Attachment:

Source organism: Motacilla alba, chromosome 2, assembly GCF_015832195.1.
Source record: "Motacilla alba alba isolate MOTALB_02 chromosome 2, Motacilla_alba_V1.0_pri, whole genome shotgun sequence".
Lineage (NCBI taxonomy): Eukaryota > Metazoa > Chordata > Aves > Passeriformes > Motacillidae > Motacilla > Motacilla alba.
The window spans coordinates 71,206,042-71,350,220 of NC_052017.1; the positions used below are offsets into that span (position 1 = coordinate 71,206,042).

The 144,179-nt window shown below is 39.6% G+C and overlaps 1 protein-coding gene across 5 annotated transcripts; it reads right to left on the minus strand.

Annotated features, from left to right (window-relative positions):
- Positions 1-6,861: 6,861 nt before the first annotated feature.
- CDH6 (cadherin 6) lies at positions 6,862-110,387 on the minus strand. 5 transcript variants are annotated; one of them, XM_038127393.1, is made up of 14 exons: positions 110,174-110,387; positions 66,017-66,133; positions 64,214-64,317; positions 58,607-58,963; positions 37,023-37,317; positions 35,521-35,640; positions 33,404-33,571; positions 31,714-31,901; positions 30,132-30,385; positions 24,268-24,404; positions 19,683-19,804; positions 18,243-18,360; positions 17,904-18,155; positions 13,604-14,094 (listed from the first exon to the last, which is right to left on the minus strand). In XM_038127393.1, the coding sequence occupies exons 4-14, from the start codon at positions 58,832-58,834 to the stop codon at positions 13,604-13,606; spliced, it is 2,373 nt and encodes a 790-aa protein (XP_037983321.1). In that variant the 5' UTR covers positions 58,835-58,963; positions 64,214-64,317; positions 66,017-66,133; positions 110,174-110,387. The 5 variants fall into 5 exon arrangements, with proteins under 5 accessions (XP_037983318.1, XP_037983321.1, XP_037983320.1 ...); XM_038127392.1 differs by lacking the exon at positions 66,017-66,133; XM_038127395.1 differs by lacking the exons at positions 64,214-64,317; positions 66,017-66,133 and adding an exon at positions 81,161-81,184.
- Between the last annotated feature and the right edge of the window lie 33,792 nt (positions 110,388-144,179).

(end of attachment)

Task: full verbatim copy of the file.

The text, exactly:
Source organism: Motacilla alba, chromosome 2, assembly GCF_015832195.1.
Source record: "Motacilla alba alba isolate MOTALB_02 chromosome 2, Motacilla_alba_V1.0_pri, whole genome shotgun sequence".
Lineage (NCBI taxonomy): Eukaryota > Metazoa > Chordata > Aves > Passeriformes > Motacillidae > Motacilla > Motacilla alba.
The window spans coordinates 71,206,042-71,350,220 of NC_052017.1; the positions used below are offsets into that span (position 1 = coordinate 71,206,042).

The 144,179-nt window shown below is 39.6% G+C and overlaps 1 protein-coding gene across 5 annotated transcripts; it reads right to left on the minus strand.

Annotated features, from left to right (window-relative positions):
- Positions 1-6,861: 6,861 nt before the first annotated feature.
- CDH6 (cadherin 6) lies at positions 6,862-110,387 on the minus strand. 5 transcript variants are annotated; one of them, XM_038127393.1, is made up of 14 exons: positions 110,174-110,387; positions 66,017-66,133; positions 64,214-64,317; positions 58,607-58,963; positions 37,023-37,317; positions 35,521-35,640; positions 33,404-33,571; positions 31,714-31,901; positions 30,132-30,385; positions 24,268-24,404; positions 19,683-19,804; positions 18,243-18,360; positions 17,904-18,155; positions 13,604-14,094 (listed from the first exon to the last, which is right to left on the minus strand). In XM_038127393.1, the coding sequence occupies exons 4-14, from the start codon at positions 58,832-58,834 to the stop codon at positions 13,604-13,606; spliced, it is 2,373 nt and encodes a 790-aa protein (XP_037983321.1). In that variant the 5' UTR covers positions 58,835-58,963; positions 64,214-64,317; positions 66,017-66,133; positions 110,174-110,387. The 5 variants fall into 5 exon arrangements, with proteins under 5 accessions (XP_037983318.1, XP_037983321.1, XP_037983320.1 ...); XM_038127392.1 differs by lacking the exon at positions 66,017-66,133; XM_038127395.1 differs by lacking the exons at positions 64,214-64,317; positions 66,017-66,133 and adding an exon at positions 81,161-81,184.
- Between the last annotated feature and the right edge of the window lie 33,792 nt (positions 110,388-144,179).